From the late 60s to mid-70s, a number German rock bands created a musical/social movement movement that has subsequently (and somewhat unfortunately) become known as "Krautrock." Stylistically diverse, it ranged from the "kosmische" jams of Tangerine Dream and Ash Ra Tempel to the industrial explorations of early Cluster, the wild pastiche of Faust and the ever-more-automated stylings of Kraftwerk. There have been various attempts to cover the Krautrock scene in book form, most notably Julian Cope's Krautrocksampler, but most have been personal impressions, discographies or article compilations. At last, music journalist David Stubbs has written the first "Great Big Book" on the topic: Future Days: Krautrock and the Birth of a Revolutionary New Music. Stubbs' well-researched tome covers the emergence of protest & commune culture in post-war Germany and touches on all the big-name bands/movements within Krautrock: Can, Kraftwerk, Neu!, Harmonia, Faust, the "Berlin School," etc., and even follows the music's influence on David Bowie, Brian Eno and more recent musicians. An excellent (if dense) read for fans of this unique and influential musical phenomenon. Readers may also enjoy Krautrock: Cosmic Rock and its Legacy. Quite a bit of the music mentioned in the two books can found in our catalog, as well as Hoopla Digital.
This engaging book frames the history of 20th century architecture as a tug-of-war between two giants of the era: Frank Lloyd Wright and Philip Johnson. Wright was the genius, the relentless champion of his own philosophy of "organic architecture," who rejected any relationship with the boxy modernism of the Bauhaus architects and their followers, even as they acknowledged their debt to Wright (although more as a predecessor than meaningful contemporary). At the same time, it's tempting to think of his masterpiece Fallingwater as a thinly-veiled attempt to outdo the modernists at their own game. Johnson, on the other hand, was a born-wealthy dilettante, who moved between architecture criticism and practice, as well as politics, journalism and music, looking for a field in which to make his mark. He was an early champion of all things modern--the rejection of hand-crafted materials for industrial steel and glass, and the complete removal of ornamentation from buildings. His own Glass House (inspired by plans for Mies' Farnsworth House in Plano, IL) is considered a classic of the style. Over time, Wright's and Johnson's paths would cross many times, their relationship (and opinions of each other) would move from respectful to contentious and back again. Clearly, there was gamesmanship and moments of self-promotion from each man, but there were also moments of actual affection. Author Hugh Howard gives us a well-researched, sweeping view, covering nearly 50 years of architectural history with many supplementary characters to help illuminate the long, complex relationship between these two architectural giants.
As a New Jersey kid growing up in the 1970s, I loved soccer. I remember being completely thrilled when the New York Cosmos brought on the legendary Pele, immediately catapulting the then-struggling North American Soccer League (NASL) into the national spotlight and seemingly making soccer America's "next big thing." For the next several years, I thrived as a Cosmos fan (sorry Sting enthusiasts!) and completely bought into the idea that big-time soccer was soon to be a permanent fixture on prime-time TV. Of course, I knew nothing of the NASL's disastrous business model, and didn't realize that, when teams weren't drawing 30,000+ crowds for games against the Cosmos, they were lucky to be filling 15,000 seats in NFL stadiums.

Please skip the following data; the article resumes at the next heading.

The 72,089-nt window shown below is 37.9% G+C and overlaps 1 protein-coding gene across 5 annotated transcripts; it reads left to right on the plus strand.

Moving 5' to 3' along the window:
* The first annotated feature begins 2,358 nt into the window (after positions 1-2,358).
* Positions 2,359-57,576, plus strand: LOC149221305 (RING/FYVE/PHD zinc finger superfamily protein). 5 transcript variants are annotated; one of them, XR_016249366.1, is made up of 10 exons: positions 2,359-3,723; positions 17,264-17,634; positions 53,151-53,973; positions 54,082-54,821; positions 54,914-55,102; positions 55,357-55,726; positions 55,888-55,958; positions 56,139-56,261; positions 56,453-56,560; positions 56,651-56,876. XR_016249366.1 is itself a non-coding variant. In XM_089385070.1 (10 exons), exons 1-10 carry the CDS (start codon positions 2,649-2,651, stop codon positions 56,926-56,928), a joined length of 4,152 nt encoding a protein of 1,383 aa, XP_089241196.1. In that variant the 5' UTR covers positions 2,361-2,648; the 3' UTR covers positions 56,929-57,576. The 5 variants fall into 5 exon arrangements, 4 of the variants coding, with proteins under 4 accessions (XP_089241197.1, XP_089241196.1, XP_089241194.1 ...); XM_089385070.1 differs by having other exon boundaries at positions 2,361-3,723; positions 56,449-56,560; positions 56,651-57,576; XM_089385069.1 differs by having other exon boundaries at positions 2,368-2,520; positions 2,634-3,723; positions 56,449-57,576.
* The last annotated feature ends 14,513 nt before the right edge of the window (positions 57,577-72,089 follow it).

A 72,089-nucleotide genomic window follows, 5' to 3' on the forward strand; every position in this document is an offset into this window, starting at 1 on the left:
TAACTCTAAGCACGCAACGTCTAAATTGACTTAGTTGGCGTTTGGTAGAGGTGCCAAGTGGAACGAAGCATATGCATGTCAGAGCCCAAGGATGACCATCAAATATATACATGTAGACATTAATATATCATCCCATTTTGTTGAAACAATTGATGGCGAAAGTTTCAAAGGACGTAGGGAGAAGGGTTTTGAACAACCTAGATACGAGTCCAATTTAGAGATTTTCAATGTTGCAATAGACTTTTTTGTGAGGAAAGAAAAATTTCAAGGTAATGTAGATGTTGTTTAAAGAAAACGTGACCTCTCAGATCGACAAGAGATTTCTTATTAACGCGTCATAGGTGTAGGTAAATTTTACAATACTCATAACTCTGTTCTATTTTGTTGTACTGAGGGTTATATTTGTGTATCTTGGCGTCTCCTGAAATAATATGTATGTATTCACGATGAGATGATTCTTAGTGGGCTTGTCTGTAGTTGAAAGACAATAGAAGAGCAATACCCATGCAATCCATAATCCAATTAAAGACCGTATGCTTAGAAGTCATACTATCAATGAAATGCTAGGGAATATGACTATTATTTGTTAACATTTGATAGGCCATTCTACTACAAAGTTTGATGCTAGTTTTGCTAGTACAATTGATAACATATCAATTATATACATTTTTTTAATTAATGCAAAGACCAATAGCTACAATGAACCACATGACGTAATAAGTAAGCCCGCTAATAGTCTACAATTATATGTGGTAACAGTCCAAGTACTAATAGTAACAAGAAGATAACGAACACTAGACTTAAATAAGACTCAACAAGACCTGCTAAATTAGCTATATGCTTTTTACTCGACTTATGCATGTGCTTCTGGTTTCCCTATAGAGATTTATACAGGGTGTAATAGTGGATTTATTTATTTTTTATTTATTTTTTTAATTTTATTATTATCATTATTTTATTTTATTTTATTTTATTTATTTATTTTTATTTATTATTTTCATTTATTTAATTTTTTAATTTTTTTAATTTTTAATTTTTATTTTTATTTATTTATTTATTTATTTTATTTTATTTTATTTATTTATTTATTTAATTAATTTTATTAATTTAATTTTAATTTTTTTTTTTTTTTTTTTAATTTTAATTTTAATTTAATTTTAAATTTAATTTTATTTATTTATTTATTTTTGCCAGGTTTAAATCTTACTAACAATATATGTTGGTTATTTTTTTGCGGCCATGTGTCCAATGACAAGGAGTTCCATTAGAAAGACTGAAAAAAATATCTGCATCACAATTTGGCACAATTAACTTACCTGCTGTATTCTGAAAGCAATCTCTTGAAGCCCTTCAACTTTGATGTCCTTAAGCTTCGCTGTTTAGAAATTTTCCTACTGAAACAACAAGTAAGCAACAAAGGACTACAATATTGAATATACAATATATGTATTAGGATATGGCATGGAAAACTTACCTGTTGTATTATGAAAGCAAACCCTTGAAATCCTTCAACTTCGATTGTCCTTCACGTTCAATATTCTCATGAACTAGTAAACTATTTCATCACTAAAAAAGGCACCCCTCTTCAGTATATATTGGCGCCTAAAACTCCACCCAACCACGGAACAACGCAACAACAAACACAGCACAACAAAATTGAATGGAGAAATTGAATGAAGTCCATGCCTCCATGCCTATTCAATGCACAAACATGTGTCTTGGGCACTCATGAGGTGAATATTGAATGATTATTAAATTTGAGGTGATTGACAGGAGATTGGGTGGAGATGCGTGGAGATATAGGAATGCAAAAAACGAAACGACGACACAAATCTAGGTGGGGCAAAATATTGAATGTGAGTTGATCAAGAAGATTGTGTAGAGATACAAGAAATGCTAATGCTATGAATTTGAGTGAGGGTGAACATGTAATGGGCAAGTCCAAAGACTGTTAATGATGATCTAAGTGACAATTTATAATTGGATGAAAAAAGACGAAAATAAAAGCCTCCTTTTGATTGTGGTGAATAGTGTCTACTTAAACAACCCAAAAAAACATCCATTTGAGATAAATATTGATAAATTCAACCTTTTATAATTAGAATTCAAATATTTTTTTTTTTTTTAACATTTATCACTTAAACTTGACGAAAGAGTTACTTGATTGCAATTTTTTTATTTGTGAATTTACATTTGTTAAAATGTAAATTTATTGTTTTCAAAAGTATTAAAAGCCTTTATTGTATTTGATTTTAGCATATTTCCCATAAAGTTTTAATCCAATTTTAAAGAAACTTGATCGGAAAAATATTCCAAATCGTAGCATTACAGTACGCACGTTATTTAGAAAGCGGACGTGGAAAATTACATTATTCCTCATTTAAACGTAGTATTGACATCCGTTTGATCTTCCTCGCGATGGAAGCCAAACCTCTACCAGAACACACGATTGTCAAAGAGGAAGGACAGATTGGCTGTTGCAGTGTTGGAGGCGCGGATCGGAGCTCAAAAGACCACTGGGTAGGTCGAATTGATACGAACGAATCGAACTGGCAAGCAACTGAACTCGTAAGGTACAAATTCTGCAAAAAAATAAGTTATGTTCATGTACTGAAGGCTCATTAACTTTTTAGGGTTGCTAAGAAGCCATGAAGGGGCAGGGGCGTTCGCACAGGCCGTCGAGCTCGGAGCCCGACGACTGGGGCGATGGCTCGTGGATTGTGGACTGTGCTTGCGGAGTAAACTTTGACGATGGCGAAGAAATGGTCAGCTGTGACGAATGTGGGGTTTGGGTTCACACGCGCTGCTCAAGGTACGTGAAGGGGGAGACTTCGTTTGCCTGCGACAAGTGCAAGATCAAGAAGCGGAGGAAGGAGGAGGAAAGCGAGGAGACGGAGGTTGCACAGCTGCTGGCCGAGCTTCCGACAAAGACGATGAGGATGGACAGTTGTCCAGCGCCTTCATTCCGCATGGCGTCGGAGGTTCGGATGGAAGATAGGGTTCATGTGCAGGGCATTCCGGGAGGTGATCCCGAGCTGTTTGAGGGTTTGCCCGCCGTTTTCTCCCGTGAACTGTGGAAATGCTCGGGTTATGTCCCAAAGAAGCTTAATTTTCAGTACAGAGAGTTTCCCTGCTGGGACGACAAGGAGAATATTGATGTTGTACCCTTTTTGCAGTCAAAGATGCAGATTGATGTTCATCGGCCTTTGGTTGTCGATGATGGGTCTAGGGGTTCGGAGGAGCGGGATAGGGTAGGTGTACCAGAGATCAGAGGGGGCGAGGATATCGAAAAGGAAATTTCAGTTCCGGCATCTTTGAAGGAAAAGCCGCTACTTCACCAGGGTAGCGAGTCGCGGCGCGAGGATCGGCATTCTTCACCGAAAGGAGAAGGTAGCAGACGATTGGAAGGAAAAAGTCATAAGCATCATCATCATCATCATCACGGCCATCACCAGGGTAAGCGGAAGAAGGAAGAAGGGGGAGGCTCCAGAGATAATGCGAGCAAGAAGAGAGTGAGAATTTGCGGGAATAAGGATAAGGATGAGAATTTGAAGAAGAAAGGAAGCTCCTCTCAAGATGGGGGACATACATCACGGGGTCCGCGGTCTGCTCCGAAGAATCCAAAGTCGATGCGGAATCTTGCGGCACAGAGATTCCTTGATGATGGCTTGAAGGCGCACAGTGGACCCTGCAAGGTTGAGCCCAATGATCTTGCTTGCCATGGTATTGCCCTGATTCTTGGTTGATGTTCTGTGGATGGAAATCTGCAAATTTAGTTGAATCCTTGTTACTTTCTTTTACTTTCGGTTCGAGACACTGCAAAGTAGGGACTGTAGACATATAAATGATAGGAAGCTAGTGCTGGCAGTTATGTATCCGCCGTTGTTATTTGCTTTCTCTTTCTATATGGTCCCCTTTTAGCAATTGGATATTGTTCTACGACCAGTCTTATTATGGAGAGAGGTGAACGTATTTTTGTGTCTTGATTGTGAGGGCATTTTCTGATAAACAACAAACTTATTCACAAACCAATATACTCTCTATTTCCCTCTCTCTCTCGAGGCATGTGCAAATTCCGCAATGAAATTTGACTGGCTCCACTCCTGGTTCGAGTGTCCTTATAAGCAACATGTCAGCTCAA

Ian Penderleth's Rock & Roll Soccer gives us a good long glance at the NASL and considers what made it special (great international talent, a willingness to try and create a league based on attractive, fan-friendly soccer when European teams were becoming ever more defense-oriented) and what ultimately brought it down (excessive focus on the Cosmos, allowing for too much expansion too quickly, etc.).
The approach is thematic rather than sequential. Chapters focus on topics like "Pele vs. Eusebio" or "The NASL vs. Fifa and the world," with quite a bit of sidebar-like inserts to illustrate points. This means that the timeline jumps around a bit, but it still makes for a lively, entertaining read. There are plenty of colorful anecdotes about legendary players like Pele, Rodney Marsh, George Best and Giorgio Chinaglia, along with accounts from lesser-known American players, as well.
Ultimately, did the NASL help or hurt soccer's profile in the US? Is the current league, Major League Soccer, successfully managing expansion in a fashion that will avoid NASL's disastrous collapse? You can take either side, but the story of American soccer is certainly not complete without the NASL.
Jazz violinist Jean-Luc Ponty teams up with former Yes vocalist Jon Anderson and a formidable group of session musicians to create the Kickstarter-funded Better Late Than Never. Ponty and Anderson contrubute a number of newly-composed songs, such as "One in the Rhythm of Hope," and there are a number of reworkings of Yes tunes ("And You And I," "Roundabout," etc.) and Ponty songs with added vocals ("Infinite Mirage--Soul Eternal"). Overall, the proceedings are more rock/fusion than jazz and are a nice listen for fans of either musician.
Violinist Jean-Luc Ponty teams up with legendary bassist Stanley Clarke and French guitarist Bireli Lagrene. The album feels like a more modern version of Stephane Grappelli's and Django Reinhardts' Hot Club performances--everything swings and there are some fantastic takes on classics, such as Reinhardt's "Nuages" and Joe Zawinul's "Mercy, Mercy, Mercy" (most famously recorded by both Cannonball Adderly and The Buckinghams).